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Atlanta mayor dives right in just 15 days into term

Mayor Andre Dickens addressed residents' top concerns and how he plans to tackle them.

ATLANTA — Keeping the city of Atlanta running during a COVID surge presents its own unique challenges and Mayor Andre Dickens has had to dive right into them since taking office 15 days ago. In a roundtable discussion with reporters upstairs in city hall, he tackled some of the community's top concerns including the record-setting soar in housing prices in 2021.

“I’m bringing everyone in and I’m sharing my vision and looking them in the eye, saying that as it relates to housing affordability - this is a can’t lose, must-do goal," Dickens explained.

The mayor added that he is working with state and federal housing officials to build mixed-income housing on vacant land owned by the city with his eyes on areas like the former Civic Center site near Inman park and the former Bowen site adjacent to Carey Park. He said he plans to build at least 20,000 housing units in the next eight years.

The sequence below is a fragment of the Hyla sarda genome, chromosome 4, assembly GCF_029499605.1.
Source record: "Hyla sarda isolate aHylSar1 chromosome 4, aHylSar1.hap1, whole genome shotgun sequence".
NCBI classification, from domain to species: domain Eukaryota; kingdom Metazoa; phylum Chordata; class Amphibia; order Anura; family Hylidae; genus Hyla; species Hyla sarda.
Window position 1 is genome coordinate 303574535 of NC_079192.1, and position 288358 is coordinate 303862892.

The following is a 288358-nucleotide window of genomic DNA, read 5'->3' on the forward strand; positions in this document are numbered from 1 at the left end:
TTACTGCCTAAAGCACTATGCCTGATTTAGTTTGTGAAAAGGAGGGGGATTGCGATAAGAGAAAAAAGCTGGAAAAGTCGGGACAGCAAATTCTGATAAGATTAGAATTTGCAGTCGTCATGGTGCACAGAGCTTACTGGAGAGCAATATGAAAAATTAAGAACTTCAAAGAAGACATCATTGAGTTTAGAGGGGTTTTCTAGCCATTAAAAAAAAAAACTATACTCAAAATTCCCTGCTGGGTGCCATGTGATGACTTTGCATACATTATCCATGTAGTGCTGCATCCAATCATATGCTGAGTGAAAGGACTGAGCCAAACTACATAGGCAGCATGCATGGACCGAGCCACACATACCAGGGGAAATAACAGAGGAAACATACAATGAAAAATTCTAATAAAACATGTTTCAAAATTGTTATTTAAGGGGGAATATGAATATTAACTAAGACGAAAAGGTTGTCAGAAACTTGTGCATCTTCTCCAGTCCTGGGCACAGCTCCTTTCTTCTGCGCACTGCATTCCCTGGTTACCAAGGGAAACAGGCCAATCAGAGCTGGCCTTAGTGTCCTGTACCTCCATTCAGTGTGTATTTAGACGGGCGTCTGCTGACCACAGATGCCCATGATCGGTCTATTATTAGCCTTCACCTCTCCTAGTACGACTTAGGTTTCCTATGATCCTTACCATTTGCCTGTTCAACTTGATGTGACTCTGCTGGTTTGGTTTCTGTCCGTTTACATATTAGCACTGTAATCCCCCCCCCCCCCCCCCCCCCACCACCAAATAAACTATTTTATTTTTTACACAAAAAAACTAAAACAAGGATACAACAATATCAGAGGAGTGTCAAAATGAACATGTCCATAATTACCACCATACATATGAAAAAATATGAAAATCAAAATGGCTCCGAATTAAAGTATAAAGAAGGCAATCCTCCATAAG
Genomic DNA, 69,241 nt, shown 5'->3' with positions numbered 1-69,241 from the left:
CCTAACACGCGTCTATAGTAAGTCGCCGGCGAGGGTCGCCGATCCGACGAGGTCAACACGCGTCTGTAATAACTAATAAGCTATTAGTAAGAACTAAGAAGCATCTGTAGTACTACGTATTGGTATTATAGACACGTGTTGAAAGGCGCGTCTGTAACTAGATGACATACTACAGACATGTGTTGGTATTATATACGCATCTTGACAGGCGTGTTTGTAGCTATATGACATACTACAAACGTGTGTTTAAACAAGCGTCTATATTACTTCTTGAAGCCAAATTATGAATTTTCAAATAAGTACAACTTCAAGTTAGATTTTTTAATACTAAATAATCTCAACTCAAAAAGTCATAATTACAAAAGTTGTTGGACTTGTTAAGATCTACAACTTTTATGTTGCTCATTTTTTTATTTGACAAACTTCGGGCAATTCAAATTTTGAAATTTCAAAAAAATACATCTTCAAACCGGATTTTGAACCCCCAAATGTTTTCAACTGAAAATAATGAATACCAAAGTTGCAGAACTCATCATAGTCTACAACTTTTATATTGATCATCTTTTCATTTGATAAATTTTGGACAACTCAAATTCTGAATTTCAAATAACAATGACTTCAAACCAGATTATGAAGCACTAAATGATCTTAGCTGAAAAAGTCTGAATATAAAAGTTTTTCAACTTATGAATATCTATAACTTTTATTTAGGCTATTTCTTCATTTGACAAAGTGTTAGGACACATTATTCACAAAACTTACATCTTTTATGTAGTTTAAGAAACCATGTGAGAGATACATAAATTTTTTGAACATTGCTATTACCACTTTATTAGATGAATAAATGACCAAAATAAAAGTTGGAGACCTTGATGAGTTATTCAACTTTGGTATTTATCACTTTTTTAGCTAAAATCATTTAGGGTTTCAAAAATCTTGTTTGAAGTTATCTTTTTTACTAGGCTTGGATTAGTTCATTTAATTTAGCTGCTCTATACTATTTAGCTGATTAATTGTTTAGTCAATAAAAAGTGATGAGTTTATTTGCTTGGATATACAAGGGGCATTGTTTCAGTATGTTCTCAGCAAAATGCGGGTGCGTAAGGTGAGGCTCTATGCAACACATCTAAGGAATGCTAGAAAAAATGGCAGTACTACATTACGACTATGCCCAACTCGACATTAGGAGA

Another challenge Mayor Dickens is facing is the surge in COVID cases in metro Atlanta, brought on by the omicron variant. City hall had to revert back to fewer people inside the building, but Mayor Dickens hopes to fully reopen later this year with the goal to have 100% of city employees vaccinated.

“We’re up to 73% of city employees being vaccinated. So, we’re trying to make sure we can get as many people protected and boosted in our workforce and that help us get to opening more," he said.

The pandemic has also created complications for the homeless with encampments growing in Buckhead and Midtown in the last year. The mayor said that people may not be getting help because some shelters require a negative COVID test. However, he’s seeking ways to address that by asking shelters to remove barriers.

“A meeting that I’m having today with homeless shelter providers is to reduce the barriers. Not having an ID or having an ID should not mean you don’t get into a shelter. Having a COVID test or not having a test should not mean you don’t get into a shelter, we can give you a rapid," explained Dickens.

The mayor also added that he is working with shelters to extend their intake time later into the evenings to expand access for more people.

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